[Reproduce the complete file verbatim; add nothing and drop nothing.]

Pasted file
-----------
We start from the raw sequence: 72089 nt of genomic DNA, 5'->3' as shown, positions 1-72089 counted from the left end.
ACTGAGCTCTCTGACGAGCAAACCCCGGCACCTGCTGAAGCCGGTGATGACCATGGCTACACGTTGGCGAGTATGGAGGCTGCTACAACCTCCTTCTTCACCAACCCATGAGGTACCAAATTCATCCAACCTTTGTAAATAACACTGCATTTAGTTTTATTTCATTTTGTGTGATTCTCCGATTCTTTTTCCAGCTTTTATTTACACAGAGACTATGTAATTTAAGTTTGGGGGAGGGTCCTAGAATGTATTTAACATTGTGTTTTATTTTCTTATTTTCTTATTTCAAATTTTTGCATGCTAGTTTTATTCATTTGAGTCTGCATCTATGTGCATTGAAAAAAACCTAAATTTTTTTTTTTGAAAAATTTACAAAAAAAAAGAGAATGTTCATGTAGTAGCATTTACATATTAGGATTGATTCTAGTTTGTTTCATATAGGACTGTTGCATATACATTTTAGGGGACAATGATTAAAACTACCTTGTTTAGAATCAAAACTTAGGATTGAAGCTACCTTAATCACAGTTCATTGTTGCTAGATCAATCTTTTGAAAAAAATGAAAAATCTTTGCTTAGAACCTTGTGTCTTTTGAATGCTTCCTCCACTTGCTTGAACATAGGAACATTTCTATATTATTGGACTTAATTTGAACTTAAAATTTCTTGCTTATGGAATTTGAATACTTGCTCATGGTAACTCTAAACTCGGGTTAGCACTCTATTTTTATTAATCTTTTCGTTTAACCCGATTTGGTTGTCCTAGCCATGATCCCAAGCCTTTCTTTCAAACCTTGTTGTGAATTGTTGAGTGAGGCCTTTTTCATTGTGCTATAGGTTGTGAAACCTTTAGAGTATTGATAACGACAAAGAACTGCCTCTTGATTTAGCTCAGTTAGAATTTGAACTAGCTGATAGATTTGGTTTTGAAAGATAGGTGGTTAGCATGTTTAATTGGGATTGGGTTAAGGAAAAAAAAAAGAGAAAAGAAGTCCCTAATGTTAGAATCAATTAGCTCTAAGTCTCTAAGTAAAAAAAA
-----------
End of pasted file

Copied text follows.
We start from the raw sequence: 72089 nt of genomic DNA, 5'->3' as shown, positions 1-72089 counted from the left end.
ACTGAGCTCTCTGACGAGCAAACCCCGGCACCTGCTGAAGCCGGTGATGACCATGGCTACACGTTGGCGAGTATGGAGGCTGCTACAACCTCCTTCTTCACCAACCCATGAGGTACCAAATTCATCCAACCTTTGTAAATAACACTGCATTTAGTTTTATTTCATTTTGTGTGATTCTCCGATTCTTTTTCCAGCTTTTATTTACACAGAGACTATGTAATTTAAGTTTGGGGGAGGGTCCTAGAATGTATTTAACATTGTGTTTTATTTTCTTATTTTCTTATTTCAAATTTTTGCATGCTAGTTTTATTCATTTGAGTCTGCATCTATGTGCATTGAAAAAAACCTAAATTTTTTTTTTTGAAAAATTTACAAAAAAAAAGAGAATGTTCATGTAGTAGCATTTACATATTAGGATTGATTCTAGTTTGTTTCATATAGGACTGTTGCATATACATTTTAGGGGACAATGATTAAAACTACCTTGTTTAGAATCAAAACTTAGGATTGAAGCTACCTTAATCACAGTTCATTGTTGCTAGATCAATCTTTTGAAAAAAATGAAAAATCTTTGCTTAGAACCTTGTGTCTTTTGAATGCTTCCTCCACTTGCTTGAACATAGGAACATTTCTATATTATTGGACTTAATTTGAACTTAAAATTTCTTGCTTATGGAATTTGAATACTTGCTCATGGTAACTCTAAACTCGGGTTAGCACTCTATTTTTATTAATCTTTTCGTTTAACCCGATTTGGTTGTCCTAGCCATGATCCCAAGCCTTTCTTTCAAACCTTGTTGTGAATTGTTGAGTGAGGCCTTTTTCATTGTGCTATAGGTTGTGAAACCTTTAGAGTATTGATAACGACAAAGAACTGCCTCTTGATTTAGCTCAGTTAGAATTTGAACTAGCTGATAGATTTGGTTTTGAAAGATAGGTGGTTAGCATGTTTAATTGGGATTGGGTTAAGGAAAAAAAAAAGAGAAAAGAAGTCCCTAATGTTAGAATCAATTAGCTCTAAGTCTCTAAGTAAAAAAAA